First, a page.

Select Page

I love pi day.

This past Christmas I received a π cake mold from my oldest daughter. She knew I would love it and she was right! (I added a link to it below. It works great!)

I celebrate the pi day at school and home every March 14, so imagine the fun I have put this day together.

The following video begs the question, how many dominoes is that? Spoiler alert: the second (needed information) and third act (the answer) are at the end. This would be a great way to begin class.

Pi Day In Math Class

Is there any better day in the life of a math geek? Ok, that might be a little bit of an exaggeration, but it is a very fun day to be a math teacher.

In my class, we always eat pie on pi day. The kids bring it in, and I supply the cups, juice and paper goods. We always have a great time discovering the ratio of pi and enjoying the wonder of the randomness. The students always seem to gather interest in the wonder of numbers. Isn't that what it is all about?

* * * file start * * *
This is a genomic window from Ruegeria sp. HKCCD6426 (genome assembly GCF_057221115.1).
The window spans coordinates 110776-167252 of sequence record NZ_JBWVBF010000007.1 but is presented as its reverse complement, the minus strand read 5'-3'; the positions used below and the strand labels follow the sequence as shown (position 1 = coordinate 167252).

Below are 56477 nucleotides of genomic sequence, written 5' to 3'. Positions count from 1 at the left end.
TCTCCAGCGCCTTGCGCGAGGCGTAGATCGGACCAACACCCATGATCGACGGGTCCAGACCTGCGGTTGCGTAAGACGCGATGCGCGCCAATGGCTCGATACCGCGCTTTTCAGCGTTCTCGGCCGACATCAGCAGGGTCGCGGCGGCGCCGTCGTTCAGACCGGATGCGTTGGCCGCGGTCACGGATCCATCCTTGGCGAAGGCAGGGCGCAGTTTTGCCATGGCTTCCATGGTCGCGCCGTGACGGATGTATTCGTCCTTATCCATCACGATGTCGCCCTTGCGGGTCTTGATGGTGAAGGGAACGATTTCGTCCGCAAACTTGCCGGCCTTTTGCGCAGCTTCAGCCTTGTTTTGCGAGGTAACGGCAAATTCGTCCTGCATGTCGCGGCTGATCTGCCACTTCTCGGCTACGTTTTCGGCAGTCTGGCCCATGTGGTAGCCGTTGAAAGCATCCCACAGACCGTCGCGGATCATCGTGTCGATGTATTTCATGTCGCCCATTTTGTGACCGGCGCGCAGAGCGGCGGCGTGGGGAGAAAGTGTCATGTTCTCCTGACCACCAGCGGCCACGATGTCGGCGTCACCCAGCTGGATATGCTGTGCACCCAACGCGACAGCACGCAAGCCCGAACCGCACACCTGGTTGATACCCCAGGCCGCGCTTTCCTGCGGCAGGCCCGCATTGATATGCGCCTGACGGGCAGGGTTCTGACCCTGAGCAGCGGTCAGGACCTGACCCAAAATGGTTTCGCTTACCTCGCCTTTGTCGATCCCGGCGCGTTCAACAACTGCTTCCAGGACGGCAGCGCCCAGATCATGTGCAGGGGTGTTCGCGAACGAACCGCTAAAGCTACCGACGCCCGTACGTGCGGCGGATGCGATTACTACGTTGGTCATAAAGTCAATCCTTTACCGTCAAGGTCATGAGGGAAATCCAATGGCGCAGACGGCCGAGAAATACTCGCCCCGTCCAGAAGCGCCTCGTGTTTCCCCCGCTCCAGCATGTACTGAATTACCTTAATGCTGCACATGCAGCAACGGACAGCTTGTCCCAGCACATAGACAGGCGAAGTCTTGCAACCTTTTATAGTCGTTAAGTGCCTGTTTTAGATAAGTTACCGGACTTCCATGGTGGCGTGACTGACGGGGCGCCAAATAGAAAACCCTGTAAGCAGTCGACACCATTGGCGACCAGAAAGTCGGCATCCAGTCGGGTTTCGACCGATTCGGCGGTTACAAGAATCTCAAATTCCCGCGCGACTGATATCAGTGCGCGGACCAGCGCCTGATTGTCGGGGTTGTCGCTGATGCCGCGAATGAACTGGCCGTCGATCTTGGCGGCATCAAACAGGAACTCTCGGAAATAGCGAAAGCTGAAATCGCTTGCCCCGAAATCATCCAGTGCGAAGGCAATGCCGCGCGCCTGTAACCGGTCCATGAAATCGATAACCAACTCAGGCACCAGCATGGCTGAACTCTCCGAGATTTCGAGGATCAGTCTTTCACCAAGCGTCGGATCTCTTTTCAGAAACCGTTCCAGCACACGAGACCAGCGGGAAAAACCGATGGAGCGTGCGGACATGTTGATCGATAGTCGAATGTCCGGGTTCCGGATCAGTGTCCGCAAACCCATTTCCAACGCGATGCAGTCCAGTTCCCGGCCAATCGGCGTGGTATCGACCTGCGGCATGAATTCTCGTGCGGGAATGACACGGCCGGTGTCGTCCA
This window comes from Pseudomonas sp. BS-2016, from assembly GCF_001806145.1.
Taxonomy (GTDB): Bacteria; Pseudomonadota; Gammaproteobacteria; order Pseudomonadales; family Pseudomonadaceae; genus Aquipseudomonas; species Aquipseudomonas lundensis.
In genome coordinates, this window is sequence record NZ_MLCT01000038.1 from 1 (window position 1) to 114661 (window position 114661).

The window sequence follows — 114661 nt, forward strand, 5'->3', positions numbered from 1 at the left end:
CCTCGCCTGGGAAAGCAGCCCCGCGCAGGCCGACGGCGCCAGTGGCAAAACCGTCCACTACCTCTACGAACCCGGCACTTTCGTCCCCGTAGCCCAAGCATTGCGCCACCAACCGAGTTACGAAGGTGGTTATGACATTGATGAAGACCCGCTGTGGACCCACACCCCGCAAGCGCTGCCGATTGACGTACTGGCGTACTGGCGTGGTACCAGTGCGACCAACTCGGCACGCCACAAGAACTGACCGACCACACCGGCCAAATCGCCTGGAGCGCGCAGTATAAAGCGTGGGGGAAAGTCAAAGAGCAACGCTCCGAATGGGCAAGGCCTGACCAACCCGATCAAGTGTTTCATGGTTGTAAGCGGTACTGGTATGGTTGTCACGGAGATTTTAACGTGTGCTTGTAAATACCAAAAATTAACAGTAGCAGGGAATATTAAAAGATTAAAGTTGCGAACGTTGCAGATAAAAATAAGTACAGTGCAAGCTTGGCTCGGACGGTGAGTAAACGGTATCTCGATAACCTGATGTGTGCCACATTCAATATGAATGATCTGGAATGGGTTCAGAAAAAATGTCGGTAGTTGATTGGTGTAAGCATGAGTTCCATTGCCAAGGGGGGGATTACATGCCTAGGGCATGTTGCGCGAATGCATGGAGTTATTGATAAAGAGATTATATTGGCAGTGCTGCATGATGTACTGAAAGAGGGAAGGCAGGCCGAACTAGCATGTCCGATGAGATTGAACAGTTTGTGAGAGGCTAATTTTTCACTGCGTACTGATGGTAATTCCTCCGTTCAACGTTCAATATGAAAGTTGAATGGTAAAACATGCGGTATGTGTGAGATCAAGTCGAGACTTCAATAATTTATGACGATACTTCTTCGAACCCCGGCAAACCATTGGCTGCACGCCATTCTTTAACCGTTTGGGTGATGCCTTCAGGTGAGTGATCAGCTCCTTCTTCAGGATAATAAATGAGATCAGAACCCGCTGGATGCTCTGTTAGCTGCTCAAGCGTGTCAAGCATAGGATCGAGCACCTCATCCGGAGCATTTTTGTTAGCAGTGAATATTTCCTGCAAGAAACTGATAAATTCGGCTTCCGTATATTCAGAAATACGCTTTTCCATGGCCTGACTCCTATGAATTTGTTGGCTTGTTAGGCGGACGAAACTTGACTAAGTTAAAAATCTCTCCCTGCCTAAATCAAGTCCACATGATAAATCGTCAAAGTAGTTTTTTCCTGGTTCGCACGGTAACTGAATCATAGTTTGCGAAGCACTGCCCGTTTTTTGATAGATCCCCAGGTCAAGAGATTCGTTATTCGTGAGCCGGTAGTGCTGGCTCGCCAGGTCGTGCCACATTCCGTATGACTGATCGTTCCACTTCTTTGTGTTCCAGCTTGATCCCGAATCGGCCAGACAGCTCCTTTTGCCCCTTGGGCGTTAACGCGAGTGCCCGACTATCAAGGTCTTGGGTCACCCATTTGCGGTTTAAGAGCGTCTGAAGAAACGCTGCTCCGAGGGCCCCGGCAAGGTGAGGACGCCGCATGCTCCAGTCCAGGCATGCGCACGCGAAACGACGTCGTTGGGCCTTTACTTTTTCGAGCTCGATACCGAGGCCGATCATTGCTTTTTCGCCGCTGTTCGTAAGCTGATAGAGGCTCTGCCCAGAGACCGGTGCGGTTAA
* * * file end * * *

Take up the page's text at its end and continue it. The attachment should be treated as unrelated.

The class is set up as stations with different activities depending on the mathematical level of my students. When they walk in, I am playing Pi Songs. They circulate through stations ranging from creating the music pie to measuring and finding the common ratio of pi, to pinning the tongue on Einstein. Don't forget that he shares his birthday with pi! And of course, the end of class has a memorization of the pi contest.

I always want to try something new with pi day and therefore have made necklaces by assigning each digit a different color bead, found our birthdays within pi and we have sung pi day songs. The next day, when the sugar buzz has worn off we discuss what we discovered and observed, the kids always amaze me at how much they take away from a day that would look like nothing more than high school kids at recess. I hope they have great memories of Pi day and a deeper understanding of pi.

There are some great resources online. Some of my favorites are below